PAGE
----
Why olive oil is bad for your stir-fry
We all know that certain oils are healthier than others, but your oil health goes beyond just the type. The health of your oil can be related to how you use it too.
Each type of oil has what is called a “smoke point.” The smoke point is the specific temperature at which the oil starts to break down…or in more technical terms, its molecular structure begins to change. These molecular changes result in changes in flavor, as well as changes in nutritional value…specifically, the nutritional value of the oil starts to degrade; changing what once may have been considered an especially healthy oil (such as Olive or Flaxseed which is rich in Omega-3s), into one that is unhealthy.
The higher an oil’s smoke point, the higher the temperature the oil can withstand. As a result, each type of oil should be used for the cooking method that is most appropriate to its individual smoke point and heat tolerance. Here is a quick guide for the next time you reach for your favorite oil.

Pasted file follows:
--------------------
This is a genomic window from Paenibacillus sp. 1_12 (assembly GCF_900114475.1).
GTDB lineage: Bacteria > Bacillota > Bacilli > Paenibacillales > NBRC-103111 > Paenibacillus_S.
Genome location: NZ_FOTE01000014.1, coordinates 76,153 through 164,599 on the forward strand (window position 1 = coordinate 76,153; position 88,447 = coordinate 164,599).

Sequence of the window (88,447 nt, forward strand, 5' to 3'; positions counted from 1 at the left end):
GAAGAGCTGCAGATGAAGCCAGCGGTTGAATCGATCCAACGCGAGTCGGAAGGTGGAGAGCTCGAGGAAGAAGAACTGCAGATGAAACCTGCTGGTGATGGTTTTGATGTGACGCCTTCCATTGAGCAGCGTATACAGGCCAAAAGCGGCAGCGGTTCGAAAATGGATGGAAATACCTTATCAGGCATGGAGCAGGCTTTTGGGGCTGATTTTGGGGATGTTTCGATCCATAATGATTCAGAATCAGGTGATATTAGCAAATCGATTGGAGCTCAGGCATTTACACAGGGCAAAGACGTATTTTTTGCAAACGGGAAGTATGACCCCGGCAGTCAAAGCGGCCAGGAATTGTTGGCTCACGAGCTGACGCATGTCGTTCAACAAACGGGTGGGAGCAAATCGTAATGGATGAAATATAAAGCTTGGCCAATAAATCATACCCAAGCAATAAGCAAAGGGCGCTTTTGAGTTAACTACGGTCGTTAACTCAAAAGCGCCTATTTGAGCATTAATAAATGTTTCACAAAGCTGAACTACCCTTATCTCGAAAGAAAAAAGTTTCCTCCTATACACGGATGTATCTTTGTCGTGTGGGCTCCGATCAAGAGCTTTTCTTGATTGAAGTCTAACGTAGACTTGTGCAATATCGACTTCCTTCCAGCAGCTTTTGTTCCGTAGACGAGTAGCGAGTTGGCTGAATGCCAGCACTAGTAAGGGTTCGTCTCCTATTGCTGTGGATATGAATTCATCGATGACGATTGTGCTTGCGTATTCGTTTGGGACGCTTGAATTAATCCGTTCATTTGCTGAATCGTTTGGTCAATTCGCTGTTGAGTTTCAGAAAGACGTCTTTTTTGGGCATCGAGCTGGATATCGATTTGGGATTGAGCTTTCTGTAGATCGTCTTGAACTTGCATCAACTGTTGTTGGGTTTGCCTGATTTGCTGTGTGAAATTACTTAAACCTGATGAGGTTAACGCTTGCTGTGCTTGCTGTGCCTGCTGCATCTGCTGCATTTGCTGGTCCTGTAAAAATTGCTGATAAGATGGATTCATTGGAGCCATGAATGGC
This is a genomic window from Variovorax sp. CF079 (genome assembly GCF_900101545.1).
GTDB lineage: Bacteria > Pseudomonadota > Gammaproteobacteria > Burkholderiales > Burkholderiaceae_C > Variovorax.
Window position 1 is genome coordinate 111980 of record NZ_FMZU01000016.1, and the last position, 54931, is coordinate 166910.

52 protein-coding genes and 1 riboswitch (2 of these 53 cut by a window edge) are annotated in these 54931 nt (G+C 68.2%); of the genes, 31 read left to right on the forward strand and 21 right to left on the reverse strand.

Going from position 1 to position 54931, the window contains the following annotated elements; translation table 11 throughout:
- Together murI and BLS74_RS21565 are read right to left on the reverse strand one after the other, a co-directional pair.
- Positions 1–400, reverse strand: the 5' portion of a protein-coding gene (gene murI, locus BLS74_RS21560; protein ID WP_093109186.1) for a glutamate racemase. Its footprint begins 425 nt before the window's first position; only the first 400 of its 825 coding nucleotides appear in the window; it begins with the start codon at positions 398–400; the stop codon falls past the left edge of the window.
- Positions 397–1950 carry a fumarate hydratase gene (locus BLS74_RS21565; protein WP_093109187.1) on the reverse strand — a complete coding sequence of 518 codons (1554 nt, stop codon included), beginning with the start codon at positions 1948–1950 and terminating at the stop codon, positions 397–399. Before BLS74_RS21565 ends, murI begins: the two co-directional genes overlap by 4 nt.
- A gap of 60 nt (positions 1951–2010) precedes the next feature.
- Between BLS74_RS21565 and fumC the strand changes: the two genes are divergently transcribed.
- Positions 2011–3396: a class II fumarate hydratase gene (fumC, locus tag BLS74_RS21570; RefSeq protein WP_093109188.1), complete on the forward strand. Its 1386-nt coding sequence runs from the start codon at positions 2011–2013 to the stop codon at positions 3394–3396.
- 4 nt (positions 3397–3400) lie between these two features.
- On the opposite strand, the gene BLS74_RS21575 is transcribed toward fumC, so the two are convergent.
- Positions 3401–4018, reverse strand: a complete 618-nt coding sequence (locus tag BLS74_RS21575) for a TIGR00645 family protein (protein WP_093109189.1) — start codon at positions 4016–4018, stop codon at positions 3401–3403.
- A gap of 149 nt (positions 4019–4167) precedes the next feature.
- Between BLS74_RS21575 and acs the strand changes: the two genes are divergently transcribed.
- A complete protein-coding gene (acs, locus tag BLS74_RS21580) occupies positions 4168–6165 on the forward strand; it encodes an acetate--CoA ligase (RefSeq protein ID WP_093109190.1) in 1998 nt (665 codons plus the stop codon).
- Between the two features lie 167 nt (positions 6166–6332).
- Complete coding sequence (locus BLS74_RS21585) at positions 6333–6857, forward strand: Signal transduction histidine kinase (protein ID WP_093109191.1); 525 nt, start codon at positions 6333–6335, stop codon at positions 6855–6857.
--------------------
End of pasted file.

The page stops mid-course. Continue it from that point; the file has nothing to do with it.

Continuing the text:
|Low to Moderate||Coconut||Baking (low heat)
|Medium Heat||Macadamia Nut||Baking (medium heat)
|High Heat||Avocado||Deep Browning
|Soybean / Soy|
Note that the above table represents oils that are refined. Most oils we buy are refined. Refined oils tend to have much higher smoke points than their unrefined counterparts. They also differ in nutrition and flavor. Unrefined oils are more nutritious (some of oils’ nutrients are removed during the refining process) and they tend to be much richer in flavor. For instance, unrefined peanut oil will smell and taste just like peanuts, while refined peanut oil will have a lighter smell and taste.
When it comes to extremely high heat cooking, always choose oils which are refined. If, however, you are anxious to have a salad with a rich taste, splurge on the unrefined variety if your palate so desires!
♥Note as well I got this info while surfing @ Yahoo.